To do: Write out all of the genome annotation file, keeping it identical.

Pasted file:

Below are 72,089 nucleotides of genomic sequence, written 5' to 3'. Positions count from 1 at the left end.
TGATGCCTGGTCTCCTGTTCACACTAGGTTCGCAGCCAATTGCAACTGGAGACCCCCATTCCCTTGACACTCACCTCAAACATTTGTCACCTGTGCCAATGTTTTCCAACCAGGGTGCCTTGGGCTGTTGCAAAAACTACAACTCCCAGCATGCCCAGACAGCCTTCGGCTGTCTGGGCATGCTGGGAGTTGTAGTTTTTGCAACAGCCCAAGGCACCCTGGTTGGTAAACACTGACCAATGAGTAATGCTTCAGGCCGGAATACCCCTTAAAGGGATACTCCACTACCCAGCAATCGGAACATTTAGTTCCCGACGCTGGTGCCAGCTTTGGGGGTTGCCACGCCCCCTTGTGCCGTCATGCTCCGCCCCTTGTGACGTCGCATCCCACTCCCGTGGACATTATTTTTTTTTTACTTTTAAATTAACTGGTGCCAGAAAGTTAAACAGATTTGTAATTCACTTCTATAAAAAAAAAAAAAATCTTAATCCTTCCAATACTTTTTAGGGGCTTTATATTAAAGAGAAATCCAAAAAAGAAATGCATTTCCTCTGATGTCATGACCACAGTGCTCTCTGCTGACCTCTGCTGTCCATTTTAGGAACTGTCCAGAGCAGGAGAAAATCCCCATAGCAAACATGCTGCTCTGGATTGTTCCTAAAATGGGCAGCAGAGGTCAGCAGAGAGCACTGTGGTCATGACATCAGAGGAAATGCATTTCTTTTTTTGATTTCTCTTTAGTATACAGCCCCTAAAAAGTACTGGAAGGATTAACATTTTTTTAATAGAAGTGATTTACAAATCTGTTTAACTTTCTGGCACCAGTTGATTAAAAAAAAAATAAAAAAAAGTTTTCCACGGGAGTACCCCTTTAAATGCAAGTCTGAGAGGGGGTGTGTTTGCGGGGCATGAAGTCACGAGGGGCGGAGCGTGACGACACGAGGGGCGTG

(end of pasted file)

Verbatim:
Below are 72,089 nucleotides of genomic sequence, written 5' to 3'. Positions count from 1 at the left end.
TGATGCCTGGTCTCCTGTTCACACTAGGTTCGCAGCCAATTGCAACTGGAGACCCCCATTCCCTTGACACTCACCTCAAACATTTGTCACCTGTGCCAATGTTTTCCAACCAGGGTGCCTTGGGCTGTTGCAAAAACTACAACTCCCAGCATGCCCAGACAGCCTTCGGCTGTCTGGGCATGCTGGGAGTTGTAGTTTTTGCAACAGCCCAAGGCACCCTGGTTGGTAAACACTGACCAATGAGTAATGCTTCAGGCCGGAATACCCCTTAAAGGGATACTCCACTACCCAGCAATCGGAACATTTAGTTCCCGACGCTGGTGCCAGCTTTGGGGGTTGCCACGCCCCCTTGTGCCGTCATGCTCCGCCCCTTGTGACGTCGCATCCCACTCCCGTGGACATTATTTTTTTTTTACTTTTAAATTAACTGGTGCCAGAAAGTTAAACAGATTTGTAATTCACTTCTATAAAAAAAAAAAAAATCTTAATCCTTCCAATACTTTTTAGGGGCTTTATATTAAAGAGAAATCCAAAAAAGAAATGCATTTCCTCTGATGTCATGACCACAGTGCTCTCTGCTGACCTCTGCTGTCCATTTTAGGAACTGTCCAGAGCAGGAGAAAATCCCCATAGCAAACATGCTGCTCTGGATTGTTCCTAAAATGGGCAGCAGAGGTCAGCAGAGAGCACTGTGGTCATGACATCAGAGGAAATGCATTTCTTTTTTTGATTTCTCTTTAGTATACAGCCCCTAAAAAGTACTGGAAGGATTAACATTTTTTTAATAGAAGTGATTTACAAATCTGTTTAACTTTCTGGCACCAGTTGATTAAAAAAAAAATAAAAAAAAGTTTTCCACGGGAGTACCCCTTTAAATGCAAGTCTGAGAGGGGGTGTGTTTGCGGGGCATGAAGTCACGAGGGGCGGAGCGTGACGACACGAGGGGCGTG